I didn’t hear that howl again. I laid there probably for about 3 hours not knowing what to do and sure that I would get lost and never be found if I ran off into that thick fog. At around 5 a.m., I finally got up enough bravery to get out of the hammock. After lying there for the past 3 hours, I had finally rationalized that howl as some form of sleep paralysis. I had experienced sleep paralysis before, where you wake up, but are still dreaming, and cannot move and have weird auditory and visual perceptions. It seemed that the fog had started to dissipate a little bit. My first order of business was to take the piss that I had been holding for the past 3 hours. With my headlamp on, and my handheld flashlight and lightweight hatchet in hand, I crept away from the hammock into the nearby stand of trees. I shined my lights ahead and could now see out about 20 feet and saw nothing amiss. More confident now that my experience could indeed be chalked up to sleep paralysis, I relaxed and began to empty my bladder. I then noticed that my stream was landing into an indentation in the snow. Examining this indentation closer, I noticed that it looked like a footprint from a bare human foot. I quickly zipped up and started examining the snow all around my hammock much closer. All around I noticed hundreds of footprints and what looked like human hand prints in the snow. Needless to say, I freaked out and without packing up the hammock started running the last 5 miles to my car.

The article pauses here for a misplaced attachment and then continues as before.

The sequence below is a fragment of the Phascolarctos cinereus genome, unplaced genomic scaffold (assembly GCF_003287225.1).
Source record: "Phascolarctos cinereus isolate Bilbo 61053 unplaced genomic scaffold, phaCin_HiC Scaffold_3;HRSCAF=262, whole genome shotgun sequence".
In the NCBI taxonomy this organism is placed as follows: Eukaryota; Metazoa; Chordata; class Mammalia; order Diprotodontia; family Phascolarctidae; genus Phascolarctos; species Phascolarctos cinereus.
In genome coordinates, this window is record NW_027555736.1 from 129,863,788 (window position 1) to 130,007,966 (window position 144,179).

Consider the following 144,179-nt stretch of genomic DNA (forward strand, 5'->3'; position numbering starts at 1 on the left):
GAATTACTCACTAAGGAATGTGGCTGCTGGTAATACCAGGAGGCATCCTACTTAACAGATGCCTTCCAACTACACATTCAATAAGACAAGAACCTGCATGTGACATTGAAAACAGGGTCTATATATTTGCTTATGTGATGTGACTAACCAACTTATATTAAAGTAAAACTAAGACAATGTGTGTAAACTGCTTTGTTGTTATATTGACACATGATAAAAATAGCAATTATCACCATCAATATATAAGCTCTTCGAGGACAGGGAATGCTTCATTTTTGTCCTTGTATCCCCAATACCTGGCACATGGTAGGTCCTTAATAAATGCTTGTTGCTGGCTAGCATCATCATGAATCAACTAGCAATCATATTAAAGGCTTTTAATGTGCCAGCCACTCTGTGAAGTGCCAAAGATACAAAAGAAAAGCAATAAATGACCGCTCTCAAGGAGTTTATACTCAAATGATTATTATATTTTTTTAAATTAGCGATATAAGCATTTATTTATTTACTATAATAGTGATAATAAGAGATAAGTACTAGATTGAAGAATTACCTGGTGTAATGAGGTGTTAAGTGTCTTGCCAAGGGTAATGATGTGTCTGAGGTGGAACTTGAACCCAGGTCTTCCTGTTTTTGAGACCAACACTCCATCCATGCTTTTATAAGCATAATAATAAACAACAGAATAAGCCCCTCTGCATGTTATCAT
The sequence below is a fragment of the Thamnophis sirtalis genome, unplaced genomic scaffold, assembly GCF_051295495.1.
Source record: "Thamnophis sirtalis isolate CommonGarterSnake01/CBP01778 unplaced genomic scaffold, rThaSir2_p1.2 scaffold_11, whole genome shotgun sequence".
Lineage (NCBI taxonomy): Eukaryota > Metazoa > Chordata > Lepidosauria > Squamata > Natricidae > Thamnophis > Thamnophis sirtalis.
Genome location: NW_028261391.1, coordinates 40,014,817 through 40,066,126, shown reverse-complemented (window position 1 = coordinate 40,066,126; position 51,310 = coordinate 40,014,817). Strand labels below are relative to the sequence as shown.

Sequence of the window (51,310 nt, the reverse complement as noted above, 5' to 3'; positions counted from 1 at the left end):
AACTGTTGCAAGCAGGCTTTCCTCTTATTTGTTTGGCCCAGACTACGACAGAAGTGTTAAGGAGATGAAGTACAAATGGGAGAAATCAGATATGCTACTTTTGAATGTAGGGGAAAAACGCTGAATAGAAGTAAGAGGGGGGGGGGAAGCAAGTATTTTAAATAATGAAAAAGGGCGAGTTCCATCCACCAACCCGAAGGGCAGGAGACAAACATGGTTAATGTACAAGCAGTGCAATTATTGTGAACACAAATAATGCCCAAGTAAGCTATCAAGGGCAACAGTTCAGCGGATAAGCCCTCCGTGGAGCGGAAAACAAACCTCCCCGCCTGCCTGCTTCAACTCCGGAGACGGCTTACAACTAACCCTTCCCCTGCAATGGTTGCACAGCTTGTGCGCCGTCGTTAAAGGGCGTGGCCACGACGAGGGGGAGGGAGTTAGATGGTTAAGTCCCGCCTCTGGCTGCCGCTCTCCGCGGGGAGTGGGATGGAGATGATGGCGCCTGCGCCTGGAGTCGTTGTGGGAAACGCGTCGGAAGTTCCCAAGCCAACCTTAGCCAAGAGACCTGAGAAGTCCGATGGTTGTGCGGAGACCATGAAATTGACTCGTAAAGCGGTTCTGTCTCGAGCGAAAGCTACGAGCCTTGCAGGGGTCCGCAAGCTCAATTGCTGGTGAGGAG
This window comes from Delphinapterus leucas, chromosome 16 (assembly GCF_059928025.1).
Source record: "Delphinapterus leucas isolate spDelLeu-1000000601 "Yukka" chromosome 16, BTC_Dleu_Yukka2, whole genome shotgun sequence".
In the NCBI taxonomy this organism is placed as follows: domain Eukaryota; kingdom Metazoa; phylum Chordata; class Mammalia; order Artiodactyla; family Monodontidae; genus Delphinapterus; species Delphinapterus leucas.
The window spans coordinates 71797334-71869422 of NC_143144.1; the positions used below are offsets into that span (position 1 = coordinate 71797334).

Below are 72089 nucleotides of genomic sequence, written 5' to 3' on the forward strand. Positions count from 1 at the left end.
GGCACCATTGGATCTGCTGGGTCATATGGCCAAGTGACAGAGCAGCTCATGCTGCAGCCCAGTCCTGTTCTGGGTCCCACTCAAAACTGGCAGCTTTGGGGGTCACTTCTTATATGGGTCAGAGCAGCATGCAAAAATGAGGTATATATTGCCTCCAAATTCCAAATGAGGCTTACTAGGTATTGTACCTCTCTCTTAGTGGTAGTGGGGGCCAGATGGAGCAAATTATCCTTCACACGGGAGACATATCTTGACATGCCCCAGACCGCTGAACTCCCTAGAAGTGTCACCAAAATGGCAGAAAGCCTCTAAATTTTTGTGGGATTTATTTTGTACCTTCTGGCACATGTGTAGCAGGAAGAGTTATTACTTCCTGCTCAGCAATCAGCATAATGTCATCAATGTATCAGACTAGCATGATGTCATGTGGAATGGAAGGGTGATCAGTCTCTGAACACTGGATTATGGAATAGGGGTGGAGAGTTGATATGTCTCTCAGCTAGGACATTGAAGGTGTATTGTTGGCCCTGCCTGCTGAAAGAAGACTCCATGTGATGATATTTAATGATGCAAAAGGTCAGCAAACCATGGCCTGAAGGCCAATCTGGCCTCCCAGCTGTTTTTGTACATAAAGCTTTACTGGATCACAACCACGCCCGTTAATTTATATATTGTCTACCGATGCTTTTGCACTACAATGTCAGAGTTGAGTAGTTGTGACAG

I haven’t told many people this story, for fear that they will think that I’m crazy. At the same time, I’ve tried to rationalize the whole thing and say that maybe it was just sleep paralysis and that my clearly agitated mind hallucinated the foot and hand prints and that maybe they were just coyote prints, but I can tell you for sure that I have not been camping, whether alone or with a group, since that day and do not ever plan to go camping again!